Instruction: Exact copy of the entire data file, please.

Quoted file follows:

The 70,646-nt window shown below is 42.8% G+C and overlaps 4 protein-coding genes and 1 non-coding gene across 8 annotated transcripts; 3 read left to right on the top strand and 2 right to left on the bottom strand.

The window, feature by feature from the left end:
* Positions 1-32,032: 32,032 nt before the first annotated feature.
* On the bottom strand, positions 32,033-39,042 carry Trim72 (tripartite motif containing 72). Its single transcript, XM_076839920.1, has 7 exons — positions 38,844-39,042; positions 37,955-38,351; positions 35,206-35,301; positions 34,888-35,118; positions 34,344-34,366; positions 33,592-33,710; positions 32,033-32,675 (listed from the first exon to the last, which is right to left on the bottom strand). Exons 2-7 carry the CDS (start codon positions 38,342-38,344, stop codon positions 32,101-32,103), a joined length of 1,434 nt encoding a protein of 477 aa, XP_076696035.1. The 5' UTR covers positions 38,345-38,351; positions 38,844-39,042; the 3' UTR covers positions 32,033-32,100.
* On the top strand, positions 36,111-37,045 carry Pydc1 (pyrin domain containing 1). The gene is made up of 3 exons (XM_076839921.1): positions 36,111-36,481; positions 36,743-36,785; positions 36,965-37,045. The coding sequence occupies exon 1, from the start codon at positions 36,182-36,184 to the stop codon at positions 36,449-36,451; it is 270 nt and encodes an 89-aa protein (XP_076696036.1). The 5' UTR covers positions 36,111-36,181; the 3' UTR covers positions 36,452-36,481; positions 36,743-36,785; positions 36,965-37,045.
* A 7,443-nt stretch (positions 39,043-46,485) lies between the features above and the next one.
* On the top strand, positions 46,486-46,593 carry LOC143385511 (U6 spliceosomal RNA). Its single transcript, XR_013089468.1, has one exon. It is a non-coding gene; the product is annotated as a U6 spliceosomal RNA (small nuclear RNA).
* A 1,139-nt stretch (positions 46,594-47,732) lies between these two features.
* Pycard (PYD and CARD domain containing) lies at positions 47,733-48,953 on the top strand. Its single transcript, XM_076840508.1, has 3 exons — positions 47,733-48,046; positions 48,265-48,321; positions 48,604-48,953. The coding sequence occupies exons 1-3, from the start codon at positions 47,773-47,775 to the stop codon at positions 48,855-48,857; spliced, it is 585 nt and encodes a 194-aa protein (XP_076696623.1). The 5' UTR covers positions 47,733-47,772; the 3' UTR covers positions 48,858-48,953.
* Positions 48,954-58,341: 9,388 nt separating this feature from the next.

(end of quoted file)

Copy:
The 70,646-nt window shown below is 42.8% G+C and overlaps 4 protein-coding genes and 1 non-coding gene across 8 annotated transcripts; 3 read left to right on the top strand and 2 right to left on the bottom strand.

The window, feature by feature from the left end:
* Positions 1-32,032: 32,032 nt before the first annotated feature.
* On the bottom strand, positions 32,033-39,042 carry Trim72 (tripartite motif containing 72). Its single transcript, XM_076839920.1, has 7 exons — positions 38,844-39,042; positions 37,955-38,351; positions 35,206-35,301; positions 34,888-35,118; positions 34,344-34,366; positions 33,592-33,710; positions 32,033-32,675 (listed from the first exon to the last, which is right to left on the bottom strand). Exons 2-7 carry the CDS (start codon positions 38,342-38,344, stop codon positions 32,101-32,103), a joined length of 1,434 nt encoding a protein of 477 aa, XP_076696035.1. The 5' UTR covers positions 38,345-38,351; positions 38,844-39,042; the 3' UTR covers positions 32,033-32,100.
* On the top strand, positions 36,111-37,045 carry Pydc1 (pyrin domain containing 1). The gene is made up of 3 exons (XM_076839921.1): positions 36,111-36,481; positions 36,743-36,785; positions 36,965-37,045. The coding sequence occupies exon 1, from the start codon at positions 36,182-36,184 to the stop codon at positions 36,449-36,451; it is 270 nt and encodes an 89-aa protein (XP_076696036.1). The 5' UTR covers positions 36,111-36,181; the 3' UTR covers positions 36,452-36,481; positions 36,743-36,785; positions 36,965-37,045.
* A 7,443-nt stretch (positions 39,043-46,485) lies between the features above and the next one.
* On the top strand, positions 46,486-46,593 carry LOC143385511 (U6 spliceosomal RNA). Its single transcript, XR_013089468.1, has one exon. It is a non-coding gene; the product is annotated as a U6 spliceosomal RNA (small nuclear RNA).
* A 1,139-nt stretch (positions 46,594-47,732) lies between these two features.
* Pycard (PYD and CARD domain containing) lies at positions 47,733-48,953 on the top strand. Its single transcript, XM_076840508.1, has 3 exons — positions 47,733-48,046; positions 48,265-48,321; positions 48,604-48,953. The coding sequence occupies exons 1-3, from the start codon at positions 47,773-47,775 to the stop codon at positions 48,855-48,857; spliced, it is 585 nt and encodes a 194-aa protein (XP_076696623.1). The 5' UTR covers positions 47,733-47,772; the 3' UTR covers positions 48,858-48,953.
* Positions 48,954-58,341: 9,388 nt separating this feature from the next.